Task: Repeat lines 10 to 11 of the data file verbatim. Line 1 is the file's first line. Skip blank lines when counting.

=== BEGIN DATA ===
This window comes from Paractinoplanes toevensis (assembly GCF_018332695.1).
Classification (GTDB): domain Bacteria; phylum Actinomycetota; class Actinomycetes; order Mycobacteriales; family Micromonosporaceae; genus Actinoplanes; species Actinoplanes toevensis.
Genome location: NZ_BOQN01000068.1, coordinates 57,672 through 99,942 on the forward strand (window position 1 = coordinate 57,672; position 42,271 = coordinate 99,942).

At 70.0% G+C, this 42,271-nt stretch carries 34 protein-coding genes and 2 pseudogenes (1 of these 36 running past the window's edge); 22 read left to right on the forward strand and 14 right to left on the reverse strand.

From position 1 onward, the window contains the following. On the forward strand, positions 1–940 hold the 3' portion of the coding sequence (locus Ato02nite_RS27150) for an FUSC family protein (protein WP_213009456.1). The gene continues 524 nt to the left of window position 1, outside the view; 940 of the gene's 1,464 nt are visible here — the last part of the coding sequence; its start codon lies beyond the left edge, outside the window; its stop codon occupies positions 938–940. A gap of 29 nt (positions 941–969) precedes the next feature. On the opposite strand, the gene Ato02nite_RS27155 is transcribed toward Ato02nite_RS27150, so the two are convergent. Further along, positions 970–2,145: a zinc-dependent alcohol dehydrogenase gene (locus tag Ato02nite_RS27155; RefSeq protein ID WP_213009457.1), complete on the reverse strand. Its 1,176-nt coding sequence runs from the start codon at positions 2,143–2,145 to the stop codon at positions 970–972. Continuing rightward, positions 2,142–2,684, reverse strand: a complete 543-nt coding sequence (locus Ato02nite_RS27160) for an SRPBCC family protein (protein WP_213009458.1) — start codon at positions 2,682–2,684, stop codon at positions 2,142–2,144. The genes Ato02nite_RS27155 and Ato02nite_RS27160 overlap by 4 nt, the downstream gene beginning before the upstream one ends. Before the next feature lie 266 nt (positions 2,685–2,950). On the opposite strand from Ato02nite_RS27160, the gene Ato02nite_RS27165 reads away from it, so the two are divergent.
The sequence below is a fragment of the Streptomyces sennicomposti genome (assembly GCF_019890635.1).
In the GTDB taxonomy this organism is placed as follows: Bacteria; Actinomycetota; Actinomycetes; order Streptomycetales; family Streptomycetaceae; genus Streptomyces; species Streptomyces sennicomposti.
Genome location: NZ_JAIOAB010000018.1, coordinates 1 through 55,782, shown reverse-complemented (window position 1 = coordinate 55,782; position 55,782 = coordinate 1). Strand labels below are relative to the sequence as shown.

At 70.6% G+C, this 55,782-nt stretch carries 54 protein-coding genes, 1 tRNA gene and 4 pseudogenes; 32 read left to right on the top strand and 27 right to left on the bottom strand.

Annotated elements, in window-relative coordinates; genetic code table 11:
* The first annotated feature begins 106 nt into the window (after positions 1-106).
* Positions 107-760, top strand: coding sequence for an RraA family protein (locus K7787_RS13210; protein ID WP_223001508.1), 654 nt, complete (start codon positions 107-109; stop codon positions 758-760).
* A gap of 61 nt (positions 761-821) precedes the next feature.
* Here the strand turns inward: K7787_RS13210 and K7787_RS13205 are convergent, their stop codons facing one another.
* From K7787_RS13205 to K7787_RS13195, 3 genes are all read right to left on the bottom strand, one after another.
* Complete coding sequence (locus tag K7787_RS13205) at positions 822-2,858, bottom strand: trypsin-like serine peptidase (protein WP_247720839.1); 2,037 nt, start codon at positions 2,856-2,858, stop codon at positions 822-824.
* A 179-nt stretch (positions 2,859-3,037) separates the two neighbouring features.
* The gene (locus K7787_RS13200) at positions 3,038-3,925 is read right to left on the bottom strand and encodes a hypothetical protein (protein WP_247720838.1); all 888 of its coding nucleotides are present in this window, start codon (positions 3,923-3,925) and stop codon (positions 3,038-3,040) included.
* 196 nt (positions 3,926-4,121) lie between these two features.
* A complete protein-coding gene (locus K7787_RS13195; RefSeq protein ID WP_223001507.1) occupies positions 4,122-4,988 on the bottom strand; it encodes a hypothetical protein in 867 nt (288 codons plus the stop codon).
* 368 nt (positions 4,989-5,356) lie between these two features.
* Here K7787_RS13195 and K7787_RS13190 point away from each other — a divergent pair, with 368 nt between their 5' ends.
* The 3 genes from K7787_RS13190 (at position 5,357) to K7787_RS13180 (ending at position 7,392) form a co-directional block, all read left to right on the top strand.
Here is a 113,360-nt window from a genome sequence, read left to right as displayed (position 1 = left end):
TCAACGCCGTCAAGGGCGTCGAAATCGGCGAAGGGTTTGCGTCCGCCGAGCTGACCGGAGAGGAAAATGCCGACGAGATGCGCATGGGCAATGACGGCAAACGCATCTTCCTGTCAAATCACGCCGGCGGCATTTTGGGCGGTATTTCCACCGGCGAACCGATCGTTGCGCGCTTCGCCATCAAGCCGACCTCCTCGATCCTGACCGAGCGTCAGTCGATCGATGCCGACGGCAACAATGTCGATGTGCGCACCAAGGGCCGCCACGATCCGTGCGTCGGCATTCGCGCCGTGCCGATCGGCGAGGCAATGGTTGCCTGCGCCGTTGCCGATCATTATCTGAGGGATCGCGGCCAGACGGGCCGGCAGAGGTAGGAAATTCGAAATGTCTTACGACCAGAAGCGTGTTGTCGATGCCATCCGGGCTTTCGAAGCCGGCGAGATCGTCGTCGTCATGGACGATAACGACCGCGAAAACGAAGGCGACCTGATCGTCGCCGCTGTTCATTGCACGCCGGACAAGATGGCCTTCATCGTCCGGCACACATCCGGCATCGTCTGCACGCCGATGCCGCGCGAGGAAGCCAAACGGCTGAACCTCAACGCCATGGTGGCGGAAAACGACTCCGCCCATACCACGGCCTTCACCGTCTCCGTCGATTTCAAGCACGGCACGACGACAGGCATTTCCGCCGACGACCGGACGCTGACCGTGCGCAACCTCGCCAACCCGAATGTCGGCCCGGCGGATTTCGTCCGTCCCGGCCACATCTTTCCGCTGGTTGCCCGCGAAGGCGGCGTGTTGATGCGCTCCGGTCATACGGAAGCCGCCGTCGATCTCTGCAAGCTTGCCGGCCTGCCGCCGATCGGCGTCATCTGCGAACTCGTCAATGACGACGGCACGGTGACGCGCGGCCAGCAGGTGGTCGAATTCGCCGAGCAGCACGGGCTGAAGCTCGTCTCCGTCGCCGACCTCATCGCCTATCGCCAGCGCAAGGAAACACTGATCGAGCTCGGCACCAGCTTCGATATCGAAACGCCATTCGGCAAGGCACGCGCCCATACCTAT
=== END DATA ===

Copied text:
Annotated elements, in window-relative coordinates; genetic code table 11:
* The first annotated feature begins 106 nt into the window (after positions 1-106).